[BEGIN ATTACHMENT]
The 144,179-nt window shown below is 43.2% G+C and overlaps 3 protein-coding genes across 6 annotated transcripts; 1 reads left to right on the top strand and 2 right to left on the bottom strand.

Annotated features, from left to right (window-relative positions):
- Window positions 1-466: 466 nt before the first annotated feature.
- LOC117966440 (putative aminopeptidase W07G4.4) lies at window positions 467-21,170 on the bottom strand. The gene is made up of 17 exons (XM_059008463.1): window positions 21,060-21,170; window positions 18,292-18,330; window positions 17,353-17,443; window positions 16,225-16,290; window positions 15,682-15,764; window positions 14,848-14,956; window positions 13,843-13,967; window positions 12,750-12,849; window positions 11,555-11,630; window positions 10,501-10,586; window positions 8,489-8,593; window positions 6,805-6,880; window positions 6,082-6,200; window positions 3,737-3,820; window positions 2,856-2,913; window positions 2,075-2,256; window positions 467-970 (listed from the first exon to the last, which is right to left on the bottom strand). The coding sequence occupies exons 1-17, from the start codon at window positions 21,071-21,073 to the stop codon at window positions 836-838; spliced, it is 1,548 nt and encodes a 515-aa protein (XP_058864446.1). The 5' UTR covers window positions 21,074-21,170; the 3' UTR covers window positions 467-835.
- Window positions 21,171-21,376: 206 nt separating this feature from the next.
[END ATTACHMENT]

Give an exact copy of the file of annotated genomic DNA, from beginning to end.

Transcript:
The 144,179-nt window shown below is 43.2% G+C and overlaps 3 protein-coding genes across 6 annotated transcripts; 1 reads left to right on the top strand and 2 right to left on the bottom strand.

Annotated features, from left to right (window-relative positions):
- Window positions 1-466: 466 nt before the first annotated feature.
- LOC117966440 (putative aminopeptidase W07G4.4) lies at window positions 467-21,170 on the bottom strand. The gene is made up of 17 exons (XM_059008463.1): window positions 21,060-21,170; window positions 18,292-18,330; window positions 17,353-17,443; window positions 16,225-16,290; window positions 15,682-15,764; window positions 14,848-14,956; window positions 13,843-13,967; window positions 12,750-12,849; window positions 11,555-11,630; window positions 10,501-10,586; window positions 8,489-8,593; window positions 6,805-6,880; window positions 6,082-6,200; window positions 3,737-3,820; window positions 2,856-2,913; window positions 2,075-2,256; window positions 467-970 (listed from the first exon to the last, which is right to left on the bottom strand). The coding sequence occupies exons 1-17, from the start codon at window positions 21,071-21,073 to the stop codon at window positions 836-838; spliced, it is 1,548 nt and encodes a 515-aa protein (XP_058864446.1). The 5' UTR covers window positions 21,074-21,170; the 3' UTR covers window positions 467-835.
- Window positions 21,171-21,376: 206 nt separating this feature from the next.